If you were wondering whether the market of 2018 was going to be anything like the market of 2017, this week you received your answer loud and clear. The low-volatility financial market environment that characterized last year has been violently replaced by a high-volatility, tumultuous backdrop so far this year.
On Monday, the S&P 500 crumbled by 4.1%, its steepest one-day decline since August 2011. The move put the venerable index 7.8% below its all-time high that was struck just a week and a half ago, and 0.8% into the red on a year-to-date basis.
At the same time, the Cboe Volatility Index (VIX) spiked 115.6% to last trade at 37.32. According to Cboe, that’s the largest percentage gain for the index in its history.
Monday’s stock market move marked an emphatic end to the S&P 500’s record streak of trading-days without a 5% correction (404 days). Now investors are wondering what has happened to cause such a sudden and dramatic shift in the market’s direction.
Every stock market sell-off has an explanation that is widely accepted by the investment community. For this latest decline, the most popular belief is that rising interest rates are hurting stocks.
The U.S. 10-year Treasury yield jumped to as much as 2.88%, a four-year high, following last Friday’s strong jobs report. That report also showed that wages grew at their fastest pace since 2009, which fueled worries that the Federal Reserve may have to hike interest rates not two or three times, as previously believed, but as many as four times to prevent the economy from overheating and inflation from getting out of control.
Those rising interest rate fears carried over into this week, kicking off Monday’s stock market plunge. But what started as an orderly retreat snowballed into something more severe for another reason―the market had simply run up too far and too fast.
Investors were sitting on huge profits and traders were using record amounts of margin debt to finance speculative positions. When the tide turned, everyone tried to exit the door at once, resulting in the market’s outsized decline.
Big Drops Happen
While uncommon, large moves like those seen in the stock market on Monday are to be expected from time to time. In June 2016, the S&P 500 fell by 3.6% in the aftermath of the ‘Brexit’ vote in the U.K.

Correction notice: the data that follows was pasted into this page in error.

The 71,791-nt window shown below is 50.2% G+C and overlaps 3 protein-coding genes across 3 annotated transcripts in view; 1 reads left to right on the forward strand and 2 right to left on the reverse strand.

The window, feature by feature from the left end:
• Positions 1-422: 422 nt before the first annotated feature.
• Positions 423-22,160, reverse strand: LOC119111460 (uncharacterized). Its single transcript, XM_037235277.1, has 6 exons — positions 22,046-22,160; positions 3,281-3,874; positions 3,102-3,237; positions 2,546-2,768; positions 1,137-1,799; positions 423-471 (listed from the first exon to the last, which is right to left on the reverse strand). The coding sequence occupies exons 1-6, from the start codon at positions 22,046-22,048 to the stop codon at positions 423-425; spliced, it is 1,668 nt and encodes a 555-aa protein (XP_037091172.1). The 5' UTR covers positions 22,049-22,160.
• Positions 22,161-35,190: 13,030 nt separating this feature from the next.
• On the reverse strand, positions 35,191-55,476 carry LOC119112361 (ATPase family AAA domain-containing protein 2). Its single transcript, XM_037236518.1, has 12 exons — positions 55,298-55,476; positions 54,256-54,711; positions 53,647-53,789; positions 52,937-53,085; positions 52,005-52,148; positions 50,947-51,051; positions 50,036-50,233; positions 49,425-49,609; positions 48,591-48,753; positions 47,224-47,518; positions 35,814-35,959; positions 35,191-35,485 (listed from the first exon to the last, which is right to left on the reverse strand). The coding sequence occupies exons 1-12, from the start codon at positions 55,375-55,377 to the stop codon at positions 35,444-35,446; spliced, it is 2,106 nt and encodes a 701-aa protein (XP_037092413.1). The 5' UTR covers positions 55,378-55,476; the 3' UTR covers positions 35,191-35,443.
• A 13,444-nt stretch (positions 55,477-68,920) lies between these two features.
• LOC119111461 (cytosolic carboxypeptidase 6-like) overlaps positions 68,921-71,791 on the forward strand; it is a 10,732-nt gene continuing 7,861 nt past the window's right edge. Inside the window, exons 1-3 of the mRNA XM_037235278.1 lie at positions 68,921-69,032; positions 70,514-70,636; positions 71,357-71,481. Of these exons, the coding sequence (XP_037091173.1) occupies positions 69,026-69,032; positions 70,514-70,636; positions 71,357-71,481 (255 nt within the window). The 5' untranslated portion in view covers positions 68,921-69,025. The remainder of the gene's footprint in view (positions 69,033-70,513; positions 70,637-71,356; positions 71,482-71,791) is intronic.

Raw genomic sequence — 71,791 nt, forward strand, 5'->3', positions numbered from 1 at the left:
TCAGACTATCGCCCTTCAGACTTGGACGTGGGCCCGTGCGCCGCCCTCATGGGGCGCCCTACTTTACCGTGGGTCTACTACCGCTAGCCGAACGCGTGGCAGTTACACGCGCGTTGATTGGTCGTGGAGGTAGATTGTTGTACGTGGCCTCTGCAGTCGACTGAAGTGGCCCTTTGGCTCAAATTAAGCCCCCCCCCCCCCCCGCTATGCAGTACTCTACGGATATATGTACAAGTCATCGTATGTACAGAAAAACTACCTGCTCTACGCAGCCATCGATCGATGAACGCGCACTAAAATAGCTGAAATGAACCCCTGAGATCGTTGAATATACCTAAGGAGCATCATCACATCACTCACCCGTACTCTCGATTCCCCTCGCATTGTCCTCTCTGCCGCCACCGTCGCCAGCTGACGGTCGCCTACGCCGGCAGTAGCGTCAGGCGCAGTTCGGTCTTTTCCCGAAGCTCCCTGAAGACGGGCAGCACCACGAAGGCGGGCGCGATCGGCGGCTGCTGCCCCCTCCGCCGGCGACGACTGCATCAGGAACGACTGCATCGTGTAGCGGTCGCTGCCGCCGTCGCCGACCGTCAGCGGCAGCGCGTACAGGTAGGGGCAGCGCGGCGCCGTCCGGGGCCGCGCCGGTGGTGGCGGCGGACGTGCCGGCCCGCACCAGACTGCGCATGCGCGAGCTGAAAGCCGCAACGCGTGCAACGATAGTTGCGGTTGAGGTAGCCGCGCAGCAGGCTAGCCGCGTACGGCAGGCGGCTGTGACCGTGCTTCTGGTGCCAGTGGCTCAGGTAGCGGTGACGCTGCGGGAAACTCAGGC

In August 2015 and during January and February 2016, the S&P 500 had multiple days with swings of 2- 5% as the market swooned on China-related fears.
Perhaps this market sell-off feels worse than it is because there hasn’t been volatility in the market for so long. With 2017 being so serene, the sudden shift to a high-volatility paradigm in 2018 makes the decline seem more dramatic than the raw numbers suggest.
Fundamentals Still Solid
After every market drop, the most common questions are always the same: will the sell-off continue, and what should investors do?
The answer to the first question is easy―nobody knows. On a day-to-day basis, the market is impossible to predict. A 10% correction is certainly possible; it would only take a decline of another 2.4% to get there.
That said, it seems unlikely that the latest pullback is the start of a much larger decline or a bear market.
The fundamentals of the economy and corporate America are outstanding. GDP has a good shot to grow at 3% or more in 2018 for the first time in 13 years, while earnings for firms in the S&P 500 may grow by 16% or more, the fastest pace in eight years.
That’s not the stuff bear markets are made of.
Sure, inflation and interest rates may climb more than many were expecting at the start of the year, but how far and how fast they go up remains to be seen. For years, people have been predicting a surge in rates and inflation that never materialized.
Moreover, even if they do rise, it’s unlikely they’ll move enough in the near term to significantly alter the strong fundamentals of the economy and stock market. After all, the U.S. 10-year Treasury yield was last trading at 2.7%, still exceptionally low historically, and the personal consumption expenditure inflation gauge was growing at 1.5%, well below the Fed’s 2% target.
For most investors, the best course of action is to simply ignore the noise and stay the course. A bout of high volatility doesn’t alter the fundamentals, and so should not alter your investment strategy.
More aggressive investors may wish to target certain sectors or themes that they expect to rebound the most when the market eventually turns around.
Follow Sumit Roy on Twitter @sumitroy2